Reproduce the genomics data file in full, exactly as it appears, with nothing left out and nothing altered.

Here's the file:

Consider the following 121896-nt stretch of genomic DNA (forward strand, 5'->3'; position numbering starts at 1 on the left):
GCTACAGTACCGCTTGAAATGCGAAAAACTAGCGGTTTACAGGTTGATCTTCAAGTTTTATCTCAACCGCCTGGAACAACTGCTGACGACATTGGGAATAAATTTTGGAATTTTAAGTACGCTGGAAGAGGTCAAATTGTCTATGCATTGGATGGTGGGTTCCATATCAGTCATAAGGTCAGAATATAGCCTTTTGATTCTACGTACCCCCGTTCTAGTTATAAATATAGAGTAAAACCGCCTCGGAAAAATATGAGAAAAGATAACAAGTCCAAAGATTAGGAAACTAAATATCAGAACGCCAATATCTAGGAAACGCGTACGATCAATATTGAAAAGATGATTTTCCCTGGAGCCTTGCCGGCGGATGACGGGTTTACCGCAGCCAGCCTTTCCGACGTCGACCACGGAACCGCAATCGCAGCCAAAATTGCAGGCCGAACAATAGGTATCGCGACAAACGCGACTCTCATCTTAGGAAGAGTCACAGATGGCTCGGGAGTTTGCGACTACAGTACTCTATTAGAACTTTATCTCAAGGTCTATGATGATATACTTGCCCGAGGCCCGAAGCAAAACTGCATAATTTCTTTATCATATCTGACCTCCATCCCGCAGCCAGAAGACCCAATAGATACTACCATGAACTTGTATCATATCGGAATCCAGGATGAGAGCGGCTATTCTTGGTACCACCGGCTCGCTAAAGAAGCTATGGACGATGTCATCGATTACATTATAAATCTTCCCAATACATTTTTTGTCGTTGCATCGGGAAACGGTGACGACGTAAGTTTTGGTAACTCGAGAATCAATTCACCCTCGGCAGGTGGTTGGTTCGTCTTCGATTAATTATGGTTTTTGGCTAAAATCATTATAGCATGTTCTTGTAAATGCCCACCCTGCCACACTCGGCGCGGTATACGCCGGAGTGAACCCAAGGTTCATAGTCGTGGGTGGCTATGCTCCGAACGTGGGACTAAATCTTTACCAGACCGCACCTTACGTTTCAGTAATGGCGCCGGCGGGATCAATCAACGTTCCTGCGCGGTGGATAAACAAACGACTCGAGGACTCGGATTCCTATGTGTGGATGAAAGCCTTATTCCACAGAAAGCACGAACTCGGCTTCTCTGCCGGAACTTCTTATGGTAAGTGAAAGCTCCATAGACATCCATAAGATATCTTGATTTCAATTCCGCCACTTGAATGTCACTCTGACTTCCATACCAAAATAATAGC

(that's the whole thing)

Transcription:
Consider the following 121896-nt stretch of genomic DNA (forward strand, 5'->3'; position numbering starts at 1 on the left):
GCTACAGTACCGCTTGAAATGCGAAAAACTAGCGGTTTACAGGTTGATCTTCAAGTTTTATCTCAACCGCCTGGAACAACTGCTGACGACATTGGGAATAAATTTTGGAATTTTAAGTACGCTGGAAGAGGTCAAATTGTCTATGCATTGGATGGTGGGTTCCATATCAGTCATAAGGTCAGAATATAGCCTTTTGATTCTACGTACCCCCGTTCTAGTTATAAATATAGAGTAAAACCGCCTCGGAAAAATATGAGAAAAGATAACAAGTCCAAAGATTAGGAAACTAAATATCAGAACGCCAATATCTAGGAAACGCGTACGATCAATATTGAAAAGATGATTTTCCCTGGAGCCTTGCCGGCGGATGACGGGTTTACCGCAGCCAGCCTTTCCGACGTCGACCACGGAACCGCAATCGCAGCCAAAATTGCAGGCCGAACAATAGGTATCGCGACAAACGCGACTCTCATCTTAGGAAGAGTCACAGATGGCTCGGGAGTTTGCGACTACAGTACTCTATTAGAACTTTATCTCAAGGTCTATGATGATATACTTGCCCGAGGCCCGAAGCAAAACTGCATAATTTCTTTATCATATCTGACCTCCATCCCGCAGCCAGAAGACCCAATAGATACTACCATGAACTTGTATCATATCGGAATCCAGGATGAGAGCGGCTATTCTTGGTACCACCGGCTCGCTAAAGAAGCTATGGACGATGTCATCGATTACATTATAAATCTTCCCAATACATTTTTTGTCGTTGCATCGGGAAACGGTGACGACGTAAGTTTTGGTAACTCGAGAATCAATTCACCCTCGGCAGGTGGTTGGTTCGTCTTCGATTAATTATGGTTTTTGGCTAAAATCATTATAGCATGTTCTTGTAAATGCCCACCCTGCCACACTCGGCGCGGTATACGCCGGAGTGAACCCAAGGTTCATAGTCGTGGGTGGCTATGCTCCGAACGTGGGACTAAATCTTTACCAGACCGCACCTTACGTTTCAGTAATGGCGCCGGCGGGATCAATCAACGTTCCTGCGCGGTGGATAAACAAACGACTCGAGGACTCGGATTCCTATGTGTGGATGAAAGCCTTATTCCACAGAAAGCACGAACTCGGCTTCTCTGCCGGAACTTCTTATGGTAAGTGAAAGCTCCATAGACATCCATAAGATATCTTGATTTCAATTCCGCCACTTGAATGTCACTCTGACTTCCATACCAAAATAATAGC